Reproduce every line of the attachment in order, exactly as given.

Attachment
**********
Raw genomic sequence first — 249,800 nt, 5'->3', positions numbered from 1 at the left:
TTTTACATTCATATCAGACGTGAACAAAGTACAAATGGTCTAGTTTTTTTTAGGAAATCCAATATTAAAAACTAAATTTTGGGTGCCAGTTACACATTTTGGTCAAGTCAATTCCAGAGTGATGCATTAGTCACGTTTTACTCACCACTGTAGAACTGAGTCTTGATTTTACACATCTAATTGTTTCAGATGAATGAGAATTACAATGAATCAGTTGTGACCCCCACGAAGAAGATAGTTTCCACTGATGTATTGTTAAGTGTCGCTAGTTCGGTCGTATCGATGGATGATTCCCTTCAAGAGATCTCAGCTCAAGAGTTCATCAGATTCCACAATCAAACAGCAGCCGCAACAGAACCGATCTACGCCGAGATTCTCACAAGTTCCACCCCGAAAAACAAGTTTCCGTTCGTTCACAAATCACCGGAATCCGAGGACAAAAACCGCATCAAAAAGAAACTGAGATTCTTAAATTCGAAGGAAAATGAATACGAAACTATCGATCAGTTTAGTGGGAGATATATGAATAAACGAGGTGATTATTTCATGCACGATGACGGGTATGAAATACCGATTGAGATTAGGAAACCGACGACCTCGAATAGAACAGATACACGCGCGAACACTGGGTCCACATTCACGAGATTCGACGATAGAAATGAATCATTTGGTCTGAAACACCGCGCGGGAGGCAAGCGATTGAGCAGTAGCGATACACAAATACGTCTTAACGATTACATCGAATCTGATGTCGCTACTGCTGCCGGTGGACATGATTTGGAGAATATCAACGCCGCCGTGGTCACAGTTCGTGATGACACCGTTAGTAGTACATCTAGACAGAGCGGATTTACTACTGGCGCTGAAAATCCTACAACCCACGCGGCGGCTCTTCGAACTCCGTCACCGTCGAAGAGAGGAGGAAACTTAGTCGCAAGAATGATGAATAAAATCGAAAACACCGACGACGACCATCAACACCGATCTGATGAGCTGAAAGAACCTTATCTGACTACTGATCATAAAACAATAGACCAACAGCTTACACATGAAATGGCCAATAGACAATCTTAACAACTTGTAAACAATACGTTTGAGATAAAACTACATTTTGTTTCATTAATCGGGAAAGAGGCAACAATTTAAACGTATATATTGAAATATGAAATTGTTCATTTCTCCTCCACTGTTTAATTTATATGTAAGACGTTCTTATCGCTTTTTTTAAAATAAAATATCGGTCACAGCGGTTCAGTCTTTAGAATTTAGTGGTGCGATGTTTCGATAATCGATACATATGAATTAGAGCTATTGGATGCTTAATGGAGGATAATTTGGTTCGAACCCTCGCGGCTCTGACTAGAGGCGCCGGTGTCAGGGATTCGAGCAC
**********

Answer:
Raw genomic sequence first — 249,800 nt, 5'->3', positions numbered from 1 at the left:
TTTTACATTCATATCAGACGTGAACAAAGTACAAATGGTCTAGTTTTTTTTAGGAAATCCAATATTAAAAACTAAATTTTGGGTGCCAGTTACACATTTTGGTCAAGTCAATTCCAGAGTGATGCATTAGTCACGTTTTACTCACCACTGTAGAACTGAGTCTTGATTTTACACATCTAATTGTTTCAGATGAATGAGAATTACAATGAATCAGTTGTGACCCCCACGAAGAAGATAGTTTCCACTGATGTATTGTTAAGTGTCGCTAGTTCGGTCGTATCGATGGATGATTCCCTTCAAGAGATCTCAGCTCAAGAGTTCATCAGATTCCACAATCAAACAGCAGCCGCAACAGAACCGATCTACGCCGAGATTCTCACAAGTTCCACCCCGAAAAACAAGTTTCCGTTCGTTCACAAATCACCGGAATCCGAGGACAAAAACCGCATCAAAAAGAAACTGAGATTCTTAAATTCGAAGGAAAATGAATACGAAACTATCGATCAGTTTAGTGGGAGATATATGAATAAACGAGGTGATTATTTCATGCACGATGACGGGTATGAAATACCGATTGAGATTAGGAAACCGACGACCTCGAATAGAACAGATACACGCGCGAACACTGGGTCCACATTCACGAGATTCGACGATAGAAATGAATCATTTGGTCTGAAACACCGCGCGGGAGGCAAGCGATTGAGCAGTAGCGATACACAAATACGTCTTAACGATTACATCGAATCTGATGTCGCTACTGCTGCCGGTGGACATGATTTGGAGAATATCAACGCCGCCGTGGTCACAGTTCGTGATGACACCGTTAGTAGTACATCTAGACAGAGCGGATTTACTACTGGCGCTGAAAATCCTACAACCCACGCGGCGGCTCTTCGAACTCCGTCACCGTCGAAGAGAGGAGGAAACTTAGTCGCAAGAATGATGAATAAAATCGAAAACACCGACGACGACCATCAACACCGATCTGATGAGCTGAAAGAACCTTATCTGACTACTGATCATAAAACAATAGACCAACAGCTTACACATGAAATGGCCAATAGACAATCTTAACAACTTGTAAACAATACGTTTGAGATAAAACTACATTTTGTTTCATTAATCGGGAAAGAGGCAACAATTTAAACGTATATATTGAAATATGAAATTGTTCATTTCTCCTCCACTGTTTAATTTATATGTAAGACGTTCTTATCGCTTTTTTTAAAATAAAATATCGGTCACAGCGGTTCAGTCTTTAGAATTTAGTGGTGCGATGTTTCGATAATCGATACATATGAATTAGAGCTATTGGATGCTTAATGGAGGATAATTTGGTTCGAACCCTCGCGGCTCTGACTAGAGGCGCCGGTGTCAGGGATTCGAGCAC